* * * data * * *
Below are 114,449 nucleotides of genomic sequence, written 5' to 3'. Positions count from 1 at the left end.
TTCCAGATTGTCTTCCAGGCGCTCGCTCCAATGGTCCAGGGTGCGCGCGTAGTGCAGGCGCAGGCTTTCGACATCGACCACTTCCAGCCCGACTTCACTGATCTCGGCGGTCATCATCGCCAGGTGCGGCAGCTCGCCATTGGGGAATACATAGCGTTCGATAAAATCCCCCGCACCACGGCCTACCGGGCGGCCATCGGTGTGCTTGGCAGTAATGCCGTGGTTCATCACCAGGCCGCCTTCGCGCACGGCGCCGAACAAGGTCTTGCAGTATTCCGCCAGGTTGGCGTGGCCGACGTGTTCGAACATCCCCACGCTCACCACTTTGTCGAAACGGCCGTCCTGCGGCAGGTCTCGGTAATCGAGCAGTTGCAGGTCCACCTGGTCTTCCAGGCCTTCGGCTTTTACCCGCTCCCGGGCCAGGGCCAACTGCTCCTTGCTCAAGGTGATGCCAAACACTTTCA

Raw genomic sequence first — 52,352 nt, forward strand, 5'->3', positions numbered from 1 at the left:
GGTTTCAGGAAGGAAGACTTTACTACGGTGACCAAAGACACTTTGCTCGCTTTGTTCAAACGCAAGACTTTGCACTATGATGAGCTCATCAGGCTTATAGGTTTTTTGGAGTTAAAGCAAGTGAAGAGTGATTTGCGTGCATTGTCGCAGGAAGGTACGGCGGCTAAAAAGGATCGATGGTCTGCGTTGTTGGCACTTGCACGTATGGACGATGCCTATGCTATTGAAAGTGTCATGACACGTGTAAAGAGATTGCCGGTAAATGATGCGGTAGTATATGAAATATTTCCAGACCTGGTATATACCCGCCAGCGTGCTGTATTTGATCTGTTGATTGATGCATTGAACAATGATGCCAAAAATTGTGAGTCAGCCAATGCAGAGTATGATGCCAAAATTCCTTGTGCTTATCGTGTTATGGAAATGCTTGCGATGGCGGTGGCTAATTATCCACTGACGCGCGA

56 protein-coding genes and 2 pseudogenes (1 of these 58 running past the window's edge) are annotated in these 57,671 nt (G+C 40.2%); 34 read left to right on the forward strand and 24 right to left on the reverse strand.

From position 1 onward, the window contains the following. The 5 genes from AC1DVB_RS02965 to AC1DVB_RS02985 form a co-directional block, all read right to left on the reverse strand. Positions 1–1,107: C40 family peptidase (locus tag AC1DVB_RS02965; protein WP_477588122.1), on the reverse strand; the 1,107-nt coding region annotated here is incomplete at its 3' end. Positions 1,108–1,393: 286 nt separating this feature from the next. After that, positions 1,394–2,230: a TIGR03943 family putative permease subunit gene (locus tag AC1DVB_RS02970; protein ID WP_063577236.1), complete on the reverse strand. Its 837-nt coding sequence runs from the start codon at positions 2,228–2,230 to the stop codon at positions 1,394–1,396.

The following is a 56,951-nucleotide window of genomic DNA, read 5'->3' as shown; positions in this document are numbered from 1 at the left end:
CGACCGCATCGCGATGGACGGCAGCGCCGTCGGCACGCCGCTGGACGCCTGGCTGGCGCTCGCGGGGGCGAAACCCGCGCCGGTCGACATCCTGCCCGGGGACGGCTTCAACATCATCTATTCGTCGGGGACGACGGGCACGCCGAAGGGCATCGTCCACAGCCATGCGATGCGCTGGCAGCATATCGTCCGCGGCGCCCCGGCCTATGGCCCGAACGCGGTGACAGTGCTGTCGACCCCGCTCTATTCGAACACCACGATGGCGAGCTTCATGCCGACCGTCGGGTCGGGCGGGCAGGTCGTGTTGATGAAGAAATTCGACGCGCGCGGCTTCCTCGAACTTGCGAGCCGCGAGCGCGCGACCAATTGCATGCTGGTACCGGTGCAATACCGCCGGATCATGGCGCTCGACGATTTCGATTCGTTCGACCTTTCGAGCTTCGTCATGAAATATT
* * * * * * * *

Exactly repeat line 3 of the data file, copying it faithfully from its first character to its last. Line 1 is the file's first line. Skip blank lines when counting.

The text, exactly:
Raw genomic sequence first — 52,352 nt, forward strand, 5'->3', positions numbered from 1 at the left: